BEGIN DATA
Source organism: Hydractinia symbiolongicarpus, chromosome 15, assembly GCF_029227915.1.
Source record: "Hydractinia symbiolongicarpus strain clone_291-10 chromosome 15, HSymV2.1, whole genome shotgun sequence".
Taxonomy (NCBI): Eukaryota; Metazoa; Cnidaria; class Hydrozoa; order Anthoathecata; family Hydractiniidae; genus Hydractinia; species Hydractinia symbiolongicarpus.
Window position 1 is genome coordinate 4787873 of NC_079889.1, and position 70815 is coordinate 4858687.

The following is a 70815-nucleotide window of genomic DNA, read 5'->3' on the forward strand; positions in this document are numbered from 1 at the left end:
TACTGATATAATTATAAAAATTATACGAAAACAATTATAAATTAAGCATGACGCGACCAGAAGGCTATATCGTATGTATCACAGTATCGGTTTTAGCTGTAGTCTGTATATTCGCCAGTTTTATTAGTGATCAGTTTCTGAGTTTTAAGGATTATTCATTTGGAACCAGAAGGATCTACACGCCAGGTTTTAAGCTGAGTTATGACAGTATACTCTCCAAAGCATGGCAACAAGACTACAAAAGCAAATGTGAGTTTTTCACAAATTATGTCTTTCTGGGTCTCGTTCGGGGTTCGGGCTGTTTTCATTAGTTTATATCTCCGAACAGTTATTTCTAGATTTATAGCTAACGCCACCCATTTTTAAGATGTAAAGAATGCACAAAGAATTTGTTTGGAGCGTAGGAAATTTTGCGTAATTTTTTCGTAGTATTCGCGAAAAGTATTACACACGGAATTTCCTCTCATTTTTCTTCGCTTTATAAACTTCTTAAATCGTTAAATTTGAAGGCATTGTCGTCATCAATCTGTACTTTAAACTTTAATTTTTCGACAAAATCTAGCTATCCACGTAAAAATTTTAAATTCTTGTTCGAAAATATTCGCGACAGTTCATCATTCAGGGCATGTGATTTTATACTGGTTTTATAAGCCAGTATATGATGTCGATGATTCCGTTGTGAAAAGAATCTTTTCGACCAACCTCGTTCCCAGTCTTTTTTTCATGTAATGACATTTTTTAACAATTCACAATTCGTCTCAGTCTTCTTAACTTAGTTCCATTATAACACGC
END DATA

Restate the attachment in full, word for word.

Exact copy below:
Source organism: Hydractinia symbiolongicarpus, chromosome 15, assembly GCF_029227915.1.
Source record: "Hydractinia symbiolongicarpus strain clone_291-10 chromosome 15, HSymV2.1, whole genome shotgun sequence".
Taxonomy (NCBI): Eukaryota; Metazoa; Cnidaria; class Hydrozoa; order Anthoathecata; family Hydractiniidae; genus Hydractinia; species Hydractinia symbiolongicarpus.
Window position 1 is genome coordinate 4787873 of NC_079889.1, and position 70815 is coordinate 4858687.

The following is a 70815-nucleotide window of genomic DNA, read 5'->3' on the forward strand; positions in this document are numbered from 1 at the left end:
TACTGATATAATTATAAAAATTATACGAAAACAATTATAAATTAAGCATGACGCGACCAGAAGGCTATATCGTATGTATCACAGTATCGGTTTTAGCTGTAGTCTGTATATTCGCCAGTTTTATTAGTGATCAGTTTCTGAGTTTTAAGGATTATTCATTTGGAACCAGAAGGATCTACACGCCAGGTTTTAAGCTGAGTTATGACAGTATACTCTCCAAAGCATGGCAACAAGACTACAAAAGCAAATGTGAGTTTTTCACAAATTATGTCTTTCTGGGTCTCGTTCGGGGTTCGGGCTGTTTTCATTAGTTTATATCTCCGAACAGTTATTTCTAGATTTATAGCTAACGCCACCCATTTTTAAGATGTAAAGAATGCACAAAGAATTTGTTTGGAGCGTAGGAAATTTTGCGTAATTTTTTCGTAGTATTCGCGAAAAGTATTACACACGGAATTTCCTCTCATTTTTCTTCGCTTTATAAACTTCTTAAATCGTTAAATTTGAAGGCATTGTCGTCATCAATCTGTACTTTAAACTTTAATTTTTCGACAAAATCTAGCTATCCACGTAAAAATTTTAAATTCTTGTTCGAAAATATTCGCGACAGTTCATCATTCAGGGCATGTGATTTTATACTGGTTTTATAAGCCAGTATATGATGTCGATGATTCCGTTGTGAAAAGAATCTTTTCGACCAACCTCGTTCCCAGTCTTTTTTTCATGTAATGACATTTTTTAACAATTCACAATTCGTCTCAGTCTTCTTAACTTAGTTCCATTATAACACGC